I recently moved into a home that has a large old overgrown grape arbor and have had to learn how to prune grapes. Our landlord told me he’d just been pulling the dead vines off, but if you want any sort of fruit production, you need to really trim those canes back! Cutting back grape vines isn’t difficult at all, and the nice thing is you can’t really cut TOO far back. You could cut a grape vine back to a stump and the huge root system would recover within one season.
I will admit I didn’t know much about how to do this, but I thought I would post a video that was particularly helpful to me in learning the proper way to prune grapes. One thing of note is that there are two ways to prune grapes – cane pruning, where you leave a few long canes with 8-10 nodes on them, or spur pruning where you pretty much prune them all the way back.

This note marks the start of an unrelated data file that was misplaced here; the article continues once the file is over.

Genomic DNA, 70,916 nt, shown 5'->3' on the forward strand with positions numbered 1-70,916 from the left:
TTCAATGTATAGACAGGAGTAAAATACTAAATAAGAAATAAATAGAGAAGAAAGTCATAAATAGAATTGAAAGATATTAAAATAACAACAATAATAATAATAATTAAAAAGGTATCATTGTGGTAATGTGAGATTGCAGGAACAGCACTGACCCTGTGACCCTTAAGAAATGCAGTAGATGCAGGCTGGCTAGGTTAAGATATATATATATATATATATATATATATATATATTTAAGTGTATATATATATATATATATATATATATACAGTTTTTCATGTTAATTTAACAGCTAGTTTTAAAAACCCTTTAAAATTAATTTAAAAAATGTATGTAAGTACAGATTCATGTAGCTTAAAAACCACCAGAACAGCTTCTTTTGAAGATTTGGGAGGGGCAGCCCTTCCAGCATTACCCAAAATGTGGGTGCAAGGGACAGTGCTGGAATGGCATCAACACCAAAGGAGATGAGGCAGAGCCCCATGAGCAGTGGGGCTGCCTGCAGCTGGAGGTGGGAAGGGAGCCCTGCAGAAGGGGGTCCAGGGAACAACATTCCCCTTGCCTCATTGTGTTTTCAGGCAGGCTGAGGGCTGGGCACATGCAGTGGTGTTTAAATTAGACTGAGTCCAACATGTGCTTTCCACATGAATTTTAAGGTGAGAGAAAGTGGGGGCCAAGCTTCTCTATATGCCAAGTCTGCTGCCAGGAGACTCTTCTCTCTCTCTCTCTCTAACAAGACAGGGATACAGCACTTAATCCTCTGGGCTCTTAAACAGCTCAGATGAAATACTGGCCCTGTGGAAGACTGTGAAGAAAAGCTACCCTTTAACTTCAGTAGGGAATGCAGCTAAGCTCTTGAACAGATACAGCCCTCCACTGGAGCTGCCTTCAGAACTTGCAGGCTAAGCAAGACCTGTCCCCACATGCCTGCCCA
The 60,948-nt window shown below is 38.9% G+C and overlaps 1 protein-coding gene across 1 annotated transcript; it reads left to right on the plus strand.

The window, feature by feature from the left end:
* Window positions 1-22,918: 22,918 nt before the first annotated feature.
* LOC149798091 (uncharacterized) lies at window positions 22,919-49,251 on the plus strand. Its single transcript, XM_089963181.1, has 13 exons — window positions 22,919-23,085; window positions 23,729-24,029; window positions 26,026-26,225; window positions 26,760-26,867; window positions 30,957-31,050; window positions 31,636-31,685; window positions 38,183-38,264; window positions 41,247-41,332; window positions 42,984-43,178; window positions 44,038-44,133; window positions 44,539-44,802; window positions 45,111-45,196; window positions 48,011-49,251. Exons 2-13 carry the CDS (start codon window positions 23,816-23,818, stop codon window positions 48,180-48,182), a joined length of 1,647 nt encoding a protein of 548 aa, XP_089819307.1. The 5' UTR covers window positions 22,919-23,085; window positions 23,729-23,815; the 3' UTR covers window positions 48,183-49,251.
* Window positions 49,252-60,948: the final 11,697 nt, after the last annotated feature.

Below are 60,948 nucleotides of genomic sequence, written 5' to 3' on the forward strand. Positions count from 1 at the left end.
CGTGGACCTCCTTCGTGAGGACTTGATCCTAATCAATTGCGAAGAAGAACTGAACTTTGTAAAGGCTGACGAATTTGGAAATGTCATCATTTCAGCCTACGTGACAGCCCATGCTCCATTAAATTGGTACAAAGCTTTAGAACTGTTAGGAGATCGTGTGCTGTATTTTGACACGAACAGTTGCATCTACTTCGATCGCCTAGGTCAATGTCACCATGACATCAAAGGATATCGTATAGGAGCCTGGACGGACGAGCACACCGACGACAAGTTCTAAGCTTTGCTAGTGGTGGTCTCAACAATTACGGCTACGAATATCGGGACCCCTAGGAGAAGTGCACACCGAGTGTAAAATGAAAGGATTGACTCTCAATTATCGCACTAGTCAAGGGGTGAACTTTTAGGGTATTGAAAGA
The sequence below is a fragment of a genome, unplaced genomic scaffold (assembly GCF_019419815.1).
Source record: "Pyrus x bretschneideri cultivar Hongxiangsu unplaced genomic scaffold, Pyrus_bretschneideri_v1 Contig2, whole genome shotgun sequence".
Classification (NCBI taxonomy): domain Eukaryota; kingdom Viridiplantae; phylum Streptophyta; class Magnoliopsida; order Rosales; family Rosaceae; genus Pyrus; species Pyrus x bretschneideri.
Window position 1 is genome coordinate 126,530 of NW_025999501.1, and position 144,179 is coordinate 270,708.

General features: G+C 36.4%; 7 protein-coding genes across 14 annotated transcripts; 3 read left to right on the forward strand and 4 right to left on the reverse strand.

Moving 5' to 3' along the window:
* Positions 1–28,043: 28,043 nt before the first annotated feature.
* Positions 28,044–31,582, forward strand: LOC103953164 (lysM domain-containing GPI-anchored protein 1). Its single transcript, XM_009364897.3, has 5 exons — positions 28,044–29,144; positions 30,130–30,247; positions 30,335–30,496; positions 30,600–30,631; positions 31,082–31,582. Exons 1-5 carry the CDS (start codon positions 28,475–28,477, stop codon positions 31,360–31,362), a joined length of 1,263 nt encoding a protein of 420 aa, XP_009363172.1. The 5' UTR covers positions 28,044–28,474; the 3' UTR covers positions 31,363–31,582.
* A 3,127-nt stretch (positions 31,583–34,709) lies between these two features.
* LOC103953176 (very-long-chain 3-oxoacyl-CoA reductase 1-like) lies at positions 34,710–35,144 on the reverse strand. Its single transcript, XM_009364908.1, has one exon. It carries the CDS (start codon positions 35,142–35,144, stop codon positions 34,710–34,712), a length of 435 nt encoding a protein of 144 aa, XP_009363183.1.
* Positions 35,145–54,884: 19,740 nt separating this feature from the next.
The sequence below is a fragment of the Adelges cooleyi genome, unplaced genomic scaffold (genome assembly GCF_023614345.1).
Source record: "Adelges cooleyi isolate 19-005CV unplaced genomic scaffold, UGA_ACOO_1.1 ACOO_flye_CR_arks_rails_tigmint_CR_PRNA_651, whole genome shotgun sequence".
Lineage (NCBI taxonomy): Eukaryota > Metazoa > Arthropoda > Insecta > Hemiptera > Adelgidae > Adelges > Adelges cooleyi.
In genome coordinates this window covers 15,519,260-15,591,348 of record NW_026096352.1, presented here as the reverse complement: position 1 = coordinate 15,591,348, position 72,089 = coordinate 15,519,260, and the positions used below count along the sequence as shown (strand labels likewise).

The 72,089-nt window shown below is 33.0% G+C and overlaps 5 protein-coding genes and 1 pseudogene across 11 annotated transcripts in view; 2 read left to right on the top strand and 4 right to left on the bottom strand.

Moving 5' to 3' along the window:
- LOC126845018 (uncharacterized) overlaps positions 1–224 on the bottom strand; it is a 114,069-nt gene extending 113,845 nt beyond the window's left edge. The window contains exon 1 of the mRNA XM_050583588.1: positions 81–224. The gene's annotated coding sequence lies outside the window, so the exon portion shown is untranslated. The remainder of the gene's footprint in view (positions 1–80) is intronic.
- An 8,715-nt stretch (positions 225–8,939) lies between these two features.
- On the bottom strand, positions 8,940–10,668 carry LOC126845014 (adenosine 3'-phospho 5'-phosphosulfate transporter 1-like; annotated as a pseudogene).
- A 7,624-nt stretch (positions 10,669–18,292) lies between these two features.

The type of pruning that is best depends on the grape variety. In my case, I have three different vines of unknown type, so I opted for doing mostly spur pruning and left a few canes on each vine. This year I will see which produces fruit, and then I will know!
So you want to see my project? Here’s what I started with. You can see it is so heavily overgrown that it’s attacking neighboring trees! That’s not gonna fly under my watch!
The “after” photo. As you can see, I’ve trimmed most of it back to a cordon. I still do need to trim more back, but I wanted to take it in steps and I’ll watch it this year to see which cordon ends up being the best to keep. That, and I don’t want to panic my landlord with heavyhanded grapes pruning
Here are the remnants – a huge pile of canes. Some of them are really good ones so I will be sorting through and trimming them for cuttings. I can sell them locally and also get lots of grape starts to plant at our property!
So I hope this gives you a little bit of a start if you are trying to figure out how to prune grapes, especially on an old overgrown arbor!